Head, thorax, petiole and postpetiole subopaque or opaque; clypeal shield, frontal area and gaster rather smooth and shining. Mandible longitudinally striated, the surface bearing scattered, piligerous punctures. Dorsal surface of head largely punctate or granulate, but also with a number of delicate rugulae extending from the clypeus toward the occiput; cheek, and region between the eye and the frontal carina largely rugulose or rugulose-reticulate. Dorsum of thorax distinctly but not extraordinarily coarsely rugulose or rugulose-reticulate, the sculpturing usually less coarse on the mesonotum than on the pronotum and epinotum. Petiolar node rugulose-reticulate. Postpetiolar node usually finely punctulate or granulate, occasionally finely rugulose-reticulate in addition.
Body with rather abundant, well scattered, coarse, grayish or whitish, sub erect to erect hairs. Hairs on the leg similarly colored but smaller and more appressed; coxa, trochanter and femur with a few scattered, sub erect to erect hairs. Scape with fine, rather dense, appressed pubescence. Pubescence of gaster composed of distinct but sparse, well scattered, appressed pile.
Dark brown to brownish black but not jet black; mandible, base of each funiculus, pronotal collar, apex of coxa, trochanter, base of femur, tibia and articulations of leg lighter.
Queens are variable in size.
(Smith 1952) MALE.-Length 1.8-2 mm. Head, including eyes, broader than long, with rounded posterior border and rounded posterior angles. Eye large, strongly convex, protuberant, situated approximately one-fourth its length from the base of the mandible. Ocelli small, arranged in a triangle on the vertex of the head but scarcely protruding above the general surface of the head. Clypeus convex in the middle, lacking the characteristic shield or plate of the worker. Mandible rather small, sub triangular, with an apical and several less distinct teeth. Antenna 13-segmented; last 4 funicular segments forming a well defined club, the apical segment of which is longer than the combined length of the 2 preceding segments; scape rather stout and short but longer than the space between the frontal carinae; first funicular segment pyriform. Mayrian furrows lacking or obsolete on the thorax, the parapsidal sutures present but not easily discernible. Anterior wing pale grayish or whitish; veins pale and rather indistinct, usually forming a closed cubital and a discoidal cell, the discoidal cell however sometimes poorly developed or lacking; stigma well developed but indistinct because of its pale color. Epinotum in profile, subangular, bearing a pair of weak longitudinal carinae or else a pair of indistinct tooth-like protuberances. Leg rather long and slender, with slightly enlarged femur and tibia. Postpetiolar node from above, subcampanulate, not twice as wide as the petiolar node. Gaster from the same aspect, oval. Stipes stout, bluntly sub triangular.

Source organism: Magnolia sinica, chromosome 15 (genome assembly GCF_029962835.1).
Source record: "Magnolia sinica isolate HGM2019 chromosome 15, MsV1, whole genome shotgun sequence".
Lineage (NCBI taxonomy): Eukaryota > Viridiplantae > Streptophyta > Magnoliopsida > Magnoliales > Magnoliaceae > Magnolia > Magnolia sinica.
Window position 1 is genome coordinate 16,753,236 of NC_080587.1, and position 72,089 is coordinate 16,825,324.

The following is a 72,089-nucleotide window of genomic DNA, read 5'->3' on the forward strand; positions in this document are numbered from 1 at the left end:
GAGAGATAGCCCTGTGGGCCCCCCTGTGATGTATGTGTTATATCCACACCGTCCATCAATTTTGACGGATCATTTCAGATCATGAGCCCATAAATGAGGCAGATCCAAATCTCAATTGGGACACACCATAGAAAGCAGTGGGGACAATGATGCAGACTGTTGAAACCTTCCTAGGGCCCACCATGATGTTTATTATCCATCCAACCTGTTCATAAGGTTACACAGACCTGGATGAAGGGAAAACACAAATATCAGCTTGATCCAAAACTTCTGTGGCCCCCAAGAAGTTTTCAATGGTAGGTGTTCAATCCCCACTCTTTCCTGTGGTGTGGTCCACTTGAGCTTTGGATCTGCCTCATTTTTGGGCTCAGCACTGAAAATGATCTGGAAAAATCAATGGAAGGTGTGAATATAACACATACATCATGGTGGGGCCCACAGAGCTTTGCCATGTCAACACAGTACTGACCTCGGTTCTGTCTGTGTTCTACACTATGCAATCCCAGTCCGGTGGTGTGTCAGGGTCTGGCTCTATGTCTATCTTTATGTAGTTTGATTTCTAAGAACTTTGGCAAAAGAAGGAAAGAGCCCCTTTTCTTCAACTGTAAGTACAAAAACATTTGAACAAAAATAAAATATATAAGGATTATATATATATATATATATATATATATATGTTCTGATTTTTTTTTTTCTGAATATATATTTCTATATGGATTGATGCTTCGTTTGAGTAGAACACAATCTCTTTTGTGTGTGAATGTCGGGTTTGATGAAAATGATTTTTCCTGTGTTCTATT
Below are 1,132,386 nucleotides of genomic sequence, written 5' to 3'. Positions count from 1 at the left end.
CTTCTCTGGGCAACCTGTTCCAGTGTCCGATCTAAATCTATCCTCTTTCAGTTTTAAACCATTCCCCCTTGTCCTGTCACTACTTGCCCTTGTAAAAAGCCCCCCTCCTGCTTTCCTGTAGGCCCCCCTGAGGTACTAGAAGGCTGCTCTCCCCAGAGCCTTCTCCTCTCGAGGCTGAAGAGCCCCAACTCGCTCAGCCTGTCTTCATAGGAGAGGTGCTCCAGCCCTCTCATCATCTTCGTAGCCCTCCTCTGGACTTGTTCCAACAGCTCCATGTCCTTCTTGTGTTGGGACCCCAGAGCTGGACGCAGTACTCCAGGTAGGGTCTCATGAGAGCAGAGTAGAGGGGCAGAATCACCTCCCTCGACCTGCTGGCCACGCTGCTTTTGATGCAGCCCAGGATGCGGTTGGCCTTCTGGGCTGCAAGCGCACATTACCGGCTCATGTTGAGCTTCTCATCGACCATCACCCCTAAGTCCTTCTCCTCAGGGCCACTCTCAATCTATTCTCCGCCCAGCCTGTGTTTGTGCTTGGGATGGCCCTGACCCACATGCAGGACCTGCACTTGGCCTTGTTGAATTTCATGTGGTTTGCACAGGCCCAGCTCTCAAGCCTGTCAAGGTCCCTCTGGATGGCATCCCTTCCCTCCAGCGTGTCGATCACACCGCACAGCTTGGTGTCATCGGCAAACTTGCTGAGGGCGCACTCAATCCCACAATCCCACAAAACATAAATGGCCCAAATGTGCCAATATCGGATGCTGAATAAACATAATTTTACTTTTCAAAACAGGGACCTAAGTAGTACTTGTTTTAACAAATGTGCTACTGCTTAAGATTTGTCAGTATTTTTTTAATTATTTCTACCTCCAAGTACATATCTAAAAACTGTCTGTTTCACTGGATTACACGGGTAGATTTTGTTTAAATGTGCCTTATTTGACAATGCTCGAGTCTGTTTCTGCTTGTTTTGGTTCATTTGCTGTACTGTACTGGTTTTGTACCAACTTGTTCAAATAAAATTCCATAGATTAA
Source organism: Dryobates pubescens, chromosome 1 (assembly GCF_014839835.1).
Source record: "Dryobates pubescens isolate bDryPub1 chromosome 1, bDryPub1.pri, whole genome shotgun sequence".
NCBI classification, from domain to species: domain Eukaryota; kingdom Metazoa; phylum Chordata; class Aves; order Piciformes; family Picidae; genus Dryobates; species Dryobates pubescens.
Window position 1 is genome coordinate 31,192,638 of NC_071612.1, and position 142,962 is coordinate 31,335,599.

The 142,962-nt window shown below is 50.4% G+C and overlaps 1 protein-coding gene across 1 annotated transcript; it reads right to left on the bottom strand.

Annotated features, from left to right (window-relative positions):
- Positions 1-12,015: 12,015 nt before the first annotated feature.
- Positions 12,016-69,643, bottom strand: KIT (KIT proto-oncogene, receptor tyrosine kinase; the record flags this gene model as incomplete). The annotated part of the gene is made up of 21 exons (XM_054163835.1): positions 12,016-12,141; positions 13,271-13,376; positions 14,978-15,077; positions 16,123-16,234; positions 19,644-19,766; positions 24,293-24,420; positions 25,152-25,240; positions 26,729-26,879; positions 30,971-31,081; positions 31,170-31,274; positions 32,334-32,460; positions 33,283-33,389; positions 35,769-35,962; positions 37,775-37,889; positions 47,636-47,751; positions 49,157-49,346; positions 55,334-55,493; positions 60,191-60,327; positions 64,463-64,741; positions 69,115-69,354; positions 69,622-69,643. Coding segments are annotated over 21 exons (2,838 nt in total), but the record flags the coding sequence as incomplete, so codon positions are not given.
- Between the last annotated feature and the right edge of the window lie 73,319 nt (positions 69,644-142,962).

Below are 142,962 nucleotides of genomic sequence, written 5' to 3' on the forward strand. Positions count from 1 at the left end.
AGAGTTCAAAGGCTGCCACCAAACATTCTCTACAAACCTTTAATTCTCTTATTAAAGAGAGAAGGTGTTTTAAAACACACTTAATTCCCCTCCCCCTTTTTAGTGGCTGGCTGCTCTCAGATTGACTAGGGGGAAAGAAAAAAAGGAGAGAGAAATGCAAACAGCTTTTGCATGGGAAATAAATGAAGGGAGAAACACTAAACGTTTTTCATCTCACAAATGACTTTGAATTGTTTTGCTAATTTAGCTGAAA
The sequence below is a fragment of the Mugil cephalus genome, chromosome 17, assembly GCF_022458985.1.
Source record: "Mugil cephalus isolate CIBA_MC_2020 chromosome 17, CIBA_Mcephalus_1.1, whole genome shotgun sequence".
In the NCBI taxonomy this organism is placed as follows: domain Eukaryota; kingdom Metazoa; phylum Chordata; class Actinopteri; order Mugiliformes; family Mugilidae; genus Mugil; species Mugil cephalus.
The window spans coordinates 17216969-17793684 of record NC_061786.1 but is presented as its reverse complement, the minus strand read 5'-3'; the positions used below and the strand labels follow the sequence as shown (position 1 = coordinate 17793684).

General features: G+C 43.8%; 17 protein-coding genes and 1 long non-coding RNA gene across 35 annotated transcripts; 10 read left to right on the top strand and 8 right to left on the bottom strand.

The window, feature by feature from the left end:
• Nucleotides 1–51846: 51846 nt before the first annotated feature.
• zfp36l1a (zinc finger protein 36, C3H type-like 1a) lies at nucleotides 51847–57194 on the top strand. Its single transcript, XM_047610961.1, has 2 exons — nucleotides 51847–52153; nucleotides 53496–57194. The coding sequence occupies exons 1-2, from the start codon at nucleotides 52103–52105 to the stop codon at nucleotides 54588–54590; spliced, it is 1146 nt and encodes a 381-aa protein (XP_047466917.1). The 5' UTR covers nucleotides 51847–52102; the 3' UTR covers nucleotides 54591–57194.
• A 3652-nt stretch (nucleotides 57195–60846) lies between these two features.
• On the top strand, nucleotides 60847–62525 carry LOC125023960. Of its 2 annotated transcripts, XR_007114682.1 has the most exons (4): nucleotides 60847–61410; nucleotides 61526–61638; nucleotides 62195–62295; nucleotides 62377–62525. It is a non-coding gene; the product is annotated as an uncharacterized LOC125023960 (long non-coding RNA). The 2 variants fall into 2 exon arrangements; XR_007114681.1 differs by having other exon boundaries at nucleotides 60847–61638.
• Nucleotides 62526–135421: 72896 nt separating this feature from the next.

Much of the body with finely punctulate or granulate sculpturing; scutellum, mesopleuron, dorsal surface of petiolar and postpetiolar nodes and gaster, smooth and shining.
Pilosity similar to that of the worker but apparently not so abundant, long or coarse.
Color similar to that of the worker but even darker; the mandible, pronotal collar and articulations of the leg not as light or as contrastingly marked.
Mackay (2000) - Hill City, South Dakota. Holotype worker Museo Civico di Storia Naturale, Genoa, [seen]."
Morphology. The clypeus has a well developed medial and two lateral carinae.
- Bolton, B. 2003. Synopsis and Classification of Formicidae. Mem. Am. Entomol. Inst. 71: 370pp (page 272, Combination in Temnothorax)
- DuBois, M. B. 1985. Distribution of ants in Kansas: subfamilies Ponerinae, Ecitoninae, and Myrmicinae (Hymenoptera: Formicidae). Sociobiology. 11:153-187.
- Emery, C. 1895d. Beiträge zur Kenntniss der nordamerikanischen Ameisenfauna. (Schluss). Zool. Jahrb. Abt. Syst. Geogr. Biol. Tiere 8: 257-360 (page 321, pl. 8, fig. 14 worker described)
- Gregg, R. E. 1963. The ants of Colorado, with reference to their ecology, taxonomy, and geographic distribution. University of Colorado Press, Boulder.
- MacKay, W. P. 2000. A review of the New World ants of the subgenus Myrafant, (genus Leptothorax) (Hymenoptera: Formicidae). Sociobiology 36: 265-444 (page 417, see also)
- MacKay, W. P., D. Lowrie, A. Fisher, E. E. MacKay, and F. Barnes. 1988. The ants of Los Alamos County, New Mexico (Hymenoptera: Formicidae). Pages 79-131 in J. C. Trager, editor. Advances in myrmecology. E. J. Brill, Leiden. xxvii + 551 p.
- Mackay, W. P. and E. Mackay. 2002. The ants of New Mexico (Hymenoptera: Formicidae). Edwin Mellen Press, Lewiston, NY.
- Smith, M. R. 1950a. On the status of Leptothorax Mayr and some of its subgenera. Psyche (Camb.) 57: 29-30 (page 30, Combination in L. (Myrafant))
- Smith, M. R. 1952c. North American Leptothorax of the tricarinatus-texanus complex (Hymenoptera: Formicidae). J. N. Y. Entomol. Soc. 60: 96-106 (page 99, male described)
- Wheeler, G. C. and J. Wheeler. 1963. The ants of North Dakota. University of North Dakota Press, Grand Forks, North Dakota.
- Wheeler, W. M. 1903d. A revision of the North American ants of the genus Leptothorax Mayr. Proc. Acad. Nat. Sci. Phila. 55: 215-260 (page 247, see also)